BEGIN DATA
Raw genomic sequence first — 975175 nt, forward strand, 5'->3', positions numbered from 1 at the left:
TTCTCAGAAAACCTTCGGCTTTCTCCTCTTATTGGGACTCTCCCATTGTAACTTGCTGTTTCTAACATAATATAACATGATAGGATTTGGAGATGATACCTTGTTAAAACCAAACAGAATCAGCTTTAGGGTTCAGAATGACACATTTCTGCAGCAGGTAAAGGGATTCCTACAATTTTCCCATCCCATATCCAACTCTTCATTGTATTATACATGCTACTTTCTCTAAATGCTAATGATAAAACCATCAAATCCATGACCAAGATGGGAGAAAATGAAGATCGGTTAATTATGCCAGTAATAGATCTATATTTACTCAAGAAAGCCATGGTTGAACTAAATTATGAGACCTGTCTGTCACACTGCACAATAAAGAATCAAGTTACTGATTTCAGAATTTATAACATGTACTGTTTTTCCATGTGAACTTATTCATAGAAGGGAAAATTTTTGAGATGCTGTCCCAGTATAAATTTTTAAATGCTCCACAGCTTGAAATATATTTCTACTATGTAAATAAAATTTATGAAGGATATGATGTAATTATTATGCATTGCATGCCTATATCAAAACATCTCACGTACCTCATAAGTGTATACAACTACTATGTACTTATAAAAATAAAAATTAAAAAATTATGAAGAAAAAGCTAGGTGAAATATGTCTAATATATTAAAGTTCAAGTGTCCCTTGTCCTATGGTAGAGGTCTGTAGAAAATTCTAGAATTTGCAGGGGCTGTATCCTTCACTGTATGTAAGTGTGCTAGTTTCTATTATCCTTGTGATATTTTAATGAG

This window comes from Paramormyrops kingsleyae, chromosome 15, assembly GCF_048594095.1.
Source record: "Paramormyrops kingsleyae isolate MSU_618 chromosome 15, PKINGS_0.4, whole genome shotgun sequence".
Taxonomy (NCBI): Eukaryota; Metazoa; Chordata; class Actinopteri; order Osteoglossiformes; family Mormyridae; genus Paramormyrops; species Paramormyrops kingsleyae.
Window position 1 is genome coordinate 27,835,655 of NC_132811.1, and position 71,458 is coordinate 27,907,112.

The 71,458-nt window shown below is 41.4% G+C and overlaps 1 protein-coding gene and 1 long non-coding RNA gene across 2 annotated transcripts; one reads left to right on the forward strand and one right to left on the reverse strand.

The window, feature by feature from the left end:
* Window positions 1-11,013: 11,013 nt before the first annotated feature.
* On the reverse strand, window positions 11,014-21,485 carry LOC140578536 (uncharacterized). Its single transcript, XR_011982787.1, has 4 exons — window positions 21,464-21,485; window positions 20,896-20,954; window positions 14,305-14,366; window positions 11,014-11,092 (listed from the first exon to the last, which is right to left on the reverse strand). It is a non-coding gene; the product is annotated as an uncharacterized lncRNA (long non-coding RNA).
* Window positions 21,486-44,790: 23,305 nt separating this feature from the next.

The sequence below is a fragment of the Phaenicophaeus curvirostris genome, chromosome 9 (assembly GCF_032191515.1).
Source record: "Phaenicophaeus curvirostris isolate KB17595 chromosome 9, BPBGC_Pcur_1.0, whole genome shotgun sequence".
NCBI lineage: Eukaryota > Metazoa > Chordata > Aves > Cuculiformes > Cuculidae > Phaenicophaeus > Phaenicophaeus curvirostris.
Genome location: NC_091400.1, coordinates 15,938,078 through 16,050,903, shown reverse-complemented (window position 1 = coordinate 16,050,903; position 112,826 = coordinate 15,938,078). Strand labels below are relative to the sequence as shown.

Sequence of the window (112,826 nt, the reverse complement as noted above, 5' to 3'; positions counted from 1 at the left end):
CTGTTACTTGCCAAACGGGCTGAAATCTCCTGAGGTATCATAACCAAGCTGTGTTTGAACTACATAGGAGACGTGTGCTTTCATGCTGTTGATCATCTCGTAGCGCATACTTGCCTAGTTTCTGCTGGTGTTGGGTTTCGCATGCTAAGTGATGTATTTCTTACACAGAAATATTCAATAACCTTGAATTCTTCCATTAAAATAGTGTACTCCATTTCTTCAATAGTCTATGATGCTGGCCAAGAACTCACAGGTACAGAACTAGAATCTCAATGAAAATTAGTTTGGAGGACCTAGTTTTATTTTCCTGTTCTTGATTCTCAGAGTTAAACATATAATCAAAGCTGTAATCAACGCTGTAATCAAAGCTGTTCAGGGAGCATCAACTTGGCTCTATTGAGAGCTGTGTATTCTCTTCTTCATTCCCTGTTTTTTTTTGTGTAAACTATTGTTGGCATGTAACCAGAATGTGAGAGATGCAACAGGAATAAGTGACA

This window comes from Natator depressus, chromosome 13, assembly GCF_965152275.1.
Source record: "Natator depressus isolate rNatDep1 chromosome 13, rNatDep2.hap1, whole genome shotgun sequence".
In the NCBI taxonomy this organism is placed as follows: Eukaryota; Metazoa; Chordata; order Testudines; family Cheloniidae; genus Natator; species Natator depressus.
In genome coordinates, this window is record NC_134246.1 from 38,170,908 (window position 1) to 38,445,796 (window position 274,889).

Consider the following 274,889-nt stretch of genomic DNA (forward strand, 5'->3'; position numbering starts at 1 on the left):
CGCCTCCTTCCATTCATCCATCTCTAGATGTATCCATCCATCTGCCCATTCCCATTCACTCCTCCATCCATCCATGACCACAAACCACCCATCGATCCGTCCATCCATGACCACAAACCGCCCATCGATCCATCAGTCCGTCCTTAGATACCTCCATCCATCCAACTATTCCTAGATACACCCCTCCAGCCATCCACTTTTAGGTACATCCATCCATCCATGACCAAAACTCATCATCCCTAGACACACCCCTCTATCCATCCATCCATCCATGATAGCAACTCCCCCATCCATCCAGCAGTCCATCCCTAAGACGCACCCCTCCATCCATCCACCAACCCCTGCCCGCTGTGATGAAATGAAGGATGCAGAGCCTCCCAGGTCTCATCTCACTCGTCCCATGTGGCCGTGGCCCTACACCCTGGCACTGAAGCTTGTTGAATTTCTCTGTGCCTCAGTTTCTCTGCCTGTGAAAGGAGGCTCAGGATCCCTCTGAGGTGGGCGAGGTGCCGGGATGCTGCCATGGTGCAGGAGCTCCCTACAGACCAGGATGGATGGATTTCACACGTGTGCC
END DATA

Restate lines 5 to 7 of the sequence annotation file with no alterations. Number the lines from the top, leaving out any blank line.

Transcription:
Taxonomy (NCBI): Eukaryota; Metazoa; Chordata; class Actinopteri; order Osteoglossiformes; family Mormyridae; genus Paramormyrops; species Paramormyrops kingsleyae.
Window position 1 is genome coordinate 27,835,655 of NC_132811.1, and position 71,458 is coordinate 27,907,112.

The 71,458-nt window shown below is 41.4% G+C and overlaps 1 protein-coding gene and 1 long non-coding RNA gene across 2 annotated transcripts; one reads left to right on the forward strand and one right to left on the reverse strand.